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DEBT AND REVENUE OF PENNSYLVANIA. From a circular addressed to the foreign loan holders of the State of Pennsylvania, by John J. McCahen, Commissioner of loans for that State, we extract the subjoined statement of the debt and resources of the State:

The whole debt of Pennsylvania is forty millions of dollars, or about eight millions of pounds sterling. The State has the right to pay off the same at the periods designated in the following table :-At the present time, (and will be paid during this year,)..

$3,314,325 20 In the beginning of the year 1858, (will be paid as soon as the period arrives,)..

688,479 51 Loan made in 1841.....

650,163 00 Bank-charter loans, payable at any time.

119,500 00 During the year 1858, and January 1, 1854..

2,744,057 83 During the year 1854

2,146,529 83 August 1, 1855..

4,478,040 26 July 1, 1856.

2,731,190 49 March and July 1, 1858.

7,022,233 01 July and August 1, 1859.

1,209,999 59 July 1, 1860...

2,582,386 48 The remainder of the loans are payable in 1861, 1862, 1863, 1864,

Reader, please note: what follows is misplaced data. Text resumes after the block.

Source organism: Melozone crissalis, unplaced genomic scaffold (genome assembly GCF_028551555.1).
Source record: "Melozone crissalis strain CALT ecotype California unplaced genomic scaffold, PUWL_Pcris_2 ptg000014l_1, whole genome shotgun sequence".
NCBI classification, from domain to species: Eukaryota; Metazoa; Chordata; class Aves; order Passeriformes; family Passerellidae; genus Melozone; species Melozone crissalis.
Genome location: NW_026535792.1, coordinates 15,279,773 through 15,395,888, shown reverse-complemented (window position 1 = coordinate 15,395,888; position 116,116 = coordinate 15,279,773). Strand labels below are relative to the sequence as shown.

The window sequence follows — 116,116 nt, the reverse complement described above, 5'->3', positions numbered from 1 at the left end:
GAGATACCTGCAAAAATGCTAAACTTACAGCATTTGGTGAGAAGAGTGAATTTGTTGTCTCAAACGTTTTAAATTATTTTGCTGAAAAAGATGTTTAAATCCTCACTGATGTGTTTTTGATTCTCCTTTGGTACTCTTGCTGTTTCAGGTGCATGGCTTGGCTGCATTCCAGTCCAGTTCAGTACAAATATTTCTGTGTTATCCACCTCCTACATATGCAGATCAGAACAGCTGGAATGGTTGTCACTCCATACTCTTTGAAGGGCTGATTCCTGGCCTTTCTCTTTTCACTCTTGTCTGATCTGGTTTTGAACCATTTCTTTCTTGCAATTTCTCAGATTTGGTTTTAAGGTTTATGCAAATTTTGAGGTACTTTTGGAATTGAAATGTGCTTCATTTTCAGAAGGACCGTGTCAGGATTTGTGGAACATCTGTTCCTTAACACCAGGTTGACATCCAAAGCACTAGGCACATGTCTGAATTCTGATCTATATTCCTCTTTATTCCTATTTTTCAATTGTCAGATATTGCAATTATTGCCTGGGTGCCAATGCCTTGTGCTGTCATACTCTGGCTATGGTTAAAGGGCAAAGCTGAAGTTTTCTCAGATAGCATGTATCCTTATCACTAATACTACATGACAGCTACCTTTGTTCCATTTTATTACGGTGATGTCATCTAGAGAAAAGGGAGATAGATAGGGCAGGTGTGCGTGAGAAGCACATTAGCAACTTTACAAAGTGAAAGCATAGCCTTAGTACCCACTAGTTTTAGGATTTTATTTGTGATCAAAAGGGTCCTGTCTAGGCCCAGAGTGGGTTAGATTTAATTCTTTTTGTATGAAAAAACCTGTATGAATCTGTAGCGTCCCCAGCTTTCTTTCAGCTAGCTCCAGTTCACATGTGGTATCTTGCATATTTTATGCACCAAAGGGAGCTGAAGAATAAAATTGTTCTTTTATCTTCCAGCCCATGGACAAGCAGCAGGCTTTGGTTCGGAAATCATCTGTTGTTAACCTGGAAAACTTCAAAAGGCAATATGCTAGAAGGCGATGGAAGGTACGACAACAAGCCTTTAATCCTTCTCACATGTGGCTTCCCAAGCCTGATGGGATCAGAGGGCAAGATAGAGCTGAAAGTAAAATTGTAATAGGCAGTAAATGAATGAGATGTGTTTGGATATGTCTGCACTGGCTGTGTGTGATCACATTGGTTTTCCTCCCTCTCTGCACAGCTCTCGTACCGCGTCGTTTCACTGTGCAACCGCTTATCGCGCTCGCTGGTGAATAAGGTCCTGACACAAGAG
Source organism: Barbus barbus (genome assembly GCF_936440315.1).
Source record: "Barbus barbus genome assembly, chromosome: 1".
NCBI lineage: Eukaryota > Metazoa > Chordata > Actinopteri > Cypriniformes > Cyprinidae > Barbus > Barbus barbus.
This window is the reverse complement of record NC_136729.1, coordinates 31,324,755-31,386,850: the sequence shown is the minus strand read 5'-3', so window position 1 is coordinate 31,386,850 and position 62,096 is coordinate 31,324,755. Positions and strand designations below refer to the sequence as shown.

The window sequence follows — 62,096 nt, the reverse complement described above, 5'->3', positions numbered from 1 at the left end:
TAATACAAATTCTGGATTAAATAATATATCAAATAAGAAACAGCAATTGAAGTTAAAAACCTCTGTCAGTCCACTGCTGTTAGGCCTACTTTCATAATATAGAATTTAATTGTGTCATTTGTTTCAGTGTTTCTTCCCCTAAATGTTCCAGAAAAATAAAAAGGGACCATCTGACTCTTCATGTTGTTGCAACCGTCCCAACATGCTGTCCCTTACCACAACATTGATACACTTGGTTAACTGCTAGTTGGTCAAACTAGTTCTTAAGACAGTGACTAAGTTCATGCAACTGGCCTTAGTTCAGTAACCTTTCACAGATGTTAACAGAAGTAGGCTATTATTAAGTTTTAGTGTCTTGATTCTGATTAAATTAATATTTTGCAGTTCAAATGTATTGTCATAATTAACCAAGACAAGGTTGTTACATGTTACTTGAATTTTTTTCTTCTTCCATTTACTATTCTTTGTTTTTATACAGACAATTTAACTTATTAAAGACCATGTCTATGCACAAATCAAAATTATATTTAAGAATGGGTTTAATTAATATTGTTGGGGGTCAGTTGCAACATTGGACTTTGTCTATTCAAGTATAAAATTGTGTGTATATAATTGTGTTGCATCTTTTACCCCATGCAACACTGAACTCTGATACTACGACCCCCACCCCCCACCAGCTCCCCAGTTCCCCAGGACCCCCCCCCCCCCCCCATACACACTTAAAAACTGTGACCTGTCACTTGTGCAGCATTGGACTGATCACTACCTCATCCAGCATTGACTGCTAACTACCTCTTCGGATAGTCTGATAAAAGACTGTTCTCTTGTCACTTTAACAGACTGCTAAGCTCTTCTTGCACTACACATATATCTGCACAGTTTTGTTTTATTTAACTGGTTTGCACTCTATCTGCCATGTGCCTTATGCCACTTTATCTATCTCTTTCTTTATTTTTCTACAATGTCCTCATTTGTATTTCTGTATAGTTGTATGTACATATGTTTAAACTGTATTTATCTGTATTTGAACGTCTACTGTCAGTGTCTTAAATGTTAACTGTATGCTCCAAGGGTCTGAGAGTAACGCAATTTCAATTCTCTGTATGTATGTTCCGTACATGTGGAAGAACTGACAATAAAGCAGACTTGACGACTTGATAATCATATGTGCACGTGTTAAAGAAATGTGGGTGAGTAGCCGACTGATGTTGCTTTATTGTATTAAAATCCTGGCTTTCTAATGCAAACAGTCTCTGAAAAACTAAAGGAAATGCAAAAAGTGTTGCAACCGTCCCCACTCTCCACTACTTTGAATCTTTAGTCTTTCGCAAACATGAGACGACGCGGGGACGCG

1865, 1868, and 1870, $400,000 due in 1879, and $850,000 in 1882, amounting in all to.....

13,062,000 00


$40,748,905 20 It will be perceived by the foregoing that the State has the right to pay off, during the year 1852, $3,314,325 20; during the year 1853, $4,202,200 34; during the year 1854, and August, 1855, $6,624,670 09; and July 1, 1856, $2,731,190 49; the first half-year of 1858, $7,022,283 01; in two years after, $4,392,386 07; making an ag. gregate of $28,287,005 20, payable in less than eight years.

The following exhibits the comparative revenue of the State of Pennsylvania for the years 1813 and 1851, and the estimated revenue of 1852, from general and regular sources. The fiscal year terminates on the 30th of November:


1852. Loans....